The height of the Chanka's expansion occurred between the years 1200 and 1438. After 1430, the Chanka nation attacked the Inca Empire in Cusco. Prince Yupanqui, who had previously been sent to a llama ranch, defeated the Chanka. After the war, the Sapa Inca assumed the name Pachacuti after the tough battle, and the city of Cusco ran the risk of being captured by the Apurímac people. According to some Incan traditions, the Urin Chankas had been conquered much earlier, around the year 1230, when the Sapan Incan Mayta Cápac and his army crossed the Apurímac River, formerly called Qhapaq Mayu ("main river"), by means of a huge hanging bridge. The Incan Garcilaso de la Vega (1605) gives Cápac Yupanqui a similar feat one hundred years later. However, the most solidly researched version establishes their defeat and subsequent submission at the hands of the army commanded by the Incan Pachacuti.
It was in 1438 that the alleged leader Hanan Chanka "Anccu Hualloc" mythified himself so that the people or the "ayllus of Ancoyaco" (also called Anco Huayllu or Hancoallo) gathered 40,000 warriors and launched the conquest of Cusco. They advanced victoriously to encircle the city. The Incan Viracocha and many of the nobility fled in the direction of Qullasuyu, and were in despair until a prince, Cusi Yupanqui (who later proclaimed himself Pachacutec), bravely led the resistance. While able to gather allies, he offered peace to the besieged, but they rejected the offer. A bloody battle was fought in Yawarpampa ("field of blood"), won by Cusco with the timely arrival of friendly forces.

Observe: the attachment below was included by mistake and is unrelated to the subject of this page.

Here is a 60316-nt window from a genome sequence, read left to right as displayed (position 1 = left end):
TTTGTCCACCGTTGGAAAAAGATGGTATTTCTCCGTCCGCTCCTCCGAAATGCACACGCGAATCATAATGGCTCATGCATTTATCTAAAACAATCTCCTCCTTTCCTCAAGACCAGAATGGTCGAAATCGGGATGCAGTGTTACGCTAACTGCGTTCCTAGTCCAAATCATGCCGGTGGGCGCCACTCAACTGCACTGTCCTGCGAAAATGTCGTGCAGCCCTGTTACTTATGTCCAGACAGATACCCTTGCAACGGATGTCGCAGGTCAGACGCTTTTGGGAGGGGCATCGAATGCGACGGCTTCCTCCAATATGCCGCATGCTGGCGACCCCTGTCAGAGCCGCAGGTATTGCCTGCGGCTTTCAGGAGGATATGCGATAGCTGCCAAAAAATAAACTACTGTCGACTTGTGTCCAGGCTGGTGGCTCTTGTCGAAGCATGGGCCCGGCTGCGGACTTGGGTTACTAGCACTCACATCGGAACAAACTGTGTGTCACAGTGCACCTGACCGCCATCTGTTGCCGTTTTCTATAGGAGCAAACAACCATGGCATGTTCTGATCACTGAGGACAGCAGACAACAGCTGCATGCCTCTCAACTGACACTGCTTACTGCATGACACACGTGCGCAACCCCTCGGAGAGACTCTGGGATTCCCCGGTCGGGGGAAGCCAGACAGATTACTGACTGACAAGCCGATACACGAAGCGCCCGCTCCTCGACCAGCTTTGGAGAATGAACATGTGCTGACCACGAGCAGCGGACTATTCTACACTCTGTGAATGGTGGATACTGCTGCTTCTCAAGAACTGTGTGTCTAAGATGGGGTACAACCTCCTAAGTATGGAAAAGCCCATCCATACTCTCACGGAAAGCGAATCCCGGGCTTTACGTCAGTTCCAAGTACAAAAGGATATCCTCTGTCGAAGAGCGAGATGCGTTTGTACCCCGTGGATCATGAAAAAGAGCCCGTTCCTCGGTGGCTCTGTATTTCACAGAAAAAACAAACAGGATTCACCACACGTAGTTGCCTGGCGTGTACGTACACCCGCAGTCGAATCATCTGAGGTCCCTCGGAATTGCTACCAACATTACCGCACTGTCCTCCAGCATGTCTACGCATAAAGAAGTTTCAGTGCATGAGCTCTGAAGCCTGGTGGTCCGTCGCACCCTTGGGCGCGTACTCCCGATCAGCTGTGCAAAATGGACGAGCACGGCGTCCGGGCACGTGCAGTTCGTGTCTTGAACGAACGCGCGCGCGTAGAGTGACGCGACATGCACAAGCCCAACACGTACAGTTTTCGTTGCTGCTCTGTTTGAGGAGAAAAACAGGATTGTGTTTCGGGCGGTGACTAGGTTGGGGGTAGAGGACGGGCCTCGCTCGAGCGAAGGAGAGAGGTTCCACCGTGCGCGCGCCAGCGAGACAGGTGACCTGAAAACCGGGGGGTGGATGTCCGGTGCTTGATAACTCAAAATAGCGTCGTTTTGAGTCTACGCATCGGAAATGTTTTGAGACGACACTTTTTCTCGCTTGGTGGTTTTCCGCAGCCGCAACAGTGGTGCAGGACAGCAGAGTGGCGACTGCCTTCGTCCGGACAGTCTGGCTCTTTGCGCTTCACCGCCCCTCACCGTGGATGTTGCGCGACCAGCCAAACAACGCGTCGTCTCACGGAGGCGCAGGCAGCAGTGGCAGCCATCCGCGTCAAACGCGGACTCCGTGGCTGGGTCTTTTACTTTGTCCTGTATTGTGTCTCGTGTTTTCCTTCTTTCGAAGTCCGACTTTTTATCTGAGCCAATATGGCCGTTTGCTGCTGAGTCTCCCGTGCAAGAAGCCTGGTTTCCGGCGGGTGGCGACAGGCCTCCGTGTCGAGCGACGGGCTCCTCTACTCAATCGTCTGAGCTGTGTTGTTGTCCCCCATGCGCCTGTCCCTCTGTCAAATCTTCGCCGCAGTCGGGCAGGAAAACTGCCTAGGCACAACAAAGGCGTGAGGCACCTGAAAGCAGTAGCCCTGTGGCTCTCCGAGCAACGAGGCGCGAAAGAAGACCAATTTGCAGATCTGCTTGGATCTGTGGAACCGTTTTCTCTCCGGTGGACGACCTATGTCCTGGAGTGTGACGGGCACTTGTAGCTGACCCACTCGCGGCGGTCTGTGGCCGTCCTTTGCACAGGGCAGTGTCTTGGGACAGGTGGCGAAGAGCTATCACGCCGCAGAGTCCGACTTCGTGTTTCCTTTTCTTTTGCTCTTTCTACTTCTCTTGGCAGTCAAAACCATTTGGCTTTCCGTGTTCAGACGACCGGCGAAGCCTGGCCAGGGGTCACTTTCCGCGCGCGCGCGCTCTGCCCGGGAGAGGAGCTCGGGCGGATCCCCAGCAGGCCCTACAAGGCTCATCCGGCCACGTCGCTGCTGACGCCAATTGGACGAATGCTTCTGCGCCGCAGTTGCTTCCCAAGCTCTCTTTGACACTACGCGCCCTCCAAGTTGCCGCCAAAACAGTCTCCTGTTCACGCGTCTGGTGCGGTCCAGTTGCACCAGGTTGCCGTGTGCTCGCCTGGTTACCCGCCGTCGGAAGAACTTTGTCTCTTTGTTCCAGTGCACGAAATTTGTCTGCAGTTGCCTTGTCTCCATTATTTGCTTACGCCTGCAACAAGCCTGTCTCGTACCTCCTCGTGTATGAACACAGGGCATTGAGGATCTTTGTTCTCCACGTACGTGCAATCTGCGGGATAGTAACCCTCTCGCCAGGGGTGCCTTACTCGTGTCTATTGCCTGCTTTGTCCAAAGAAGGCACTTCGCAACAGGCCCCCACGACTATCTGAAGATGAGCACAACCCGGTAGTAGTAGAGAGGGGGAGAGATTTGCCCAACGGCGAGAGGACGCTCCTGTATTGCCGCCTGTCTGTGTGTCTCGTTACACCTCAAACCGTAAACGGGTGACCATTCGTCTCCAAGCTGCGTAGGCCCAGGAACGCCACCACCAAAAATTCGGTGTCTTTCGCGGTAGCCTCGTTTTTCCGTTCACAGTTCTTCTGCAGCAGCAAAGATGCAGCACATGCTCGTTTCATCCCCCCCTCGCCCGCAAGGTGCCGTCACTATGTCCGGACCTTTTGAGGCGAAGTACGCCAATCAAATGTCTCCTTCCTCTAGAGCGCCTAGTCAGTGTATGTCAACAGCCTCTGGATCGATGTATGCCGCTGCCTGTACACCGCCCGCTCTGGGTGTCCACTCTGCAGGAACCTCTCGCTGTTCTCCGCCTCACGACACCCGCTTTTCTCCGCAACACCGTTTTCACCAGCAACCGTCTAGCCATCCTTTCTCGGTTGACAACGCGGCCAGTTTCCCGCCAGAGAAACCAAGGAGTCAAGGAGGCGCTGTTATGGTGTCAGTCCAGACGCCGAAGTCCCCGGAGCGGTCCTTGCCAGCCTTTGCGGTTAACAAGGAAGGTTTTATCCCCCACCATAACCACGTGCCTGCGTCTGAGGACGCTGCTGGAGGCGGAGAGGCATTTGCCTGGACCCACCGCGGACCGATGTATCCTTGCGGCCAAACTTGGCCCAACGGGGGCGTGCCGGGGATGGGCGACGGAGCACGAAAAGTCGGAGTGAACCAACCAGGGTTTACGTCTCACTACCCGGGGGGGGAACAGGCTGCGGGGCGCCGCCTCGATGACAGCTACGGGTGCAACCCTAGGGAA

The Indian chronicler, Joan de Santa Cruz Pachacuti Yampa Salcamaygua (1613). He states that the battle would have been lost if the stone soldiers ("pururaucas") had not been brought miraculously to life—stones that were dressed as soldiers to fool the Chankas.
According to the victors, 22,000 Chancas and 8,000 Cusqueños (natives of Cusco) died at Yawarpampa. Anccu Hualloc was injured and captured. The Hanan Chankas were chased as far as Antahualla (Apurímac).
The leader who defended Cusco took up sovereign power and founded a new dynasty. According to the Commentarios Reales de los Incas by Garcilaso de la Vega, the Incan fugitive was the old Yawar Waqaq, and the prince that took up the defence of Cusco was his son, Hatun Topa, afterwards called Viracocha Inca. According to Juan de Betanzos (1551), the fugitive was the old Viracocha and not only him but his successor (and the brother of Cusi Yupanqui), Inca Urco, escaped responsibility, the prince Cusi Yapanqui being their saviour.
According to the victors, the Incan was the fugitive elder Yawar Waqaq and the prince who assumed the defense of Cuzco was his son Topa Hatun, named after Viracocha Inca. This is the most accepted version, which coincides with the chronicle of Miguel Cabello de Balboa (1583) and the most refined chronologies.
Other chroniclers, among them Bernabé Cobo (1653), mention a second attack by the Chankas shortly after, also headed by Anccu Huayco against Pachacútec. The imprisoned leader not only managed to escape, but gathered 8,000 Chanka fighters in Challcumarca and in Suramarca and resumed the war, this time to regain the lost territories. Being inferior in force, he chose to escape to the jungle "to a region of large ponds or lakes," following the course of the Urubamba river.
Spanish Conquest of the Inca EmpireEdit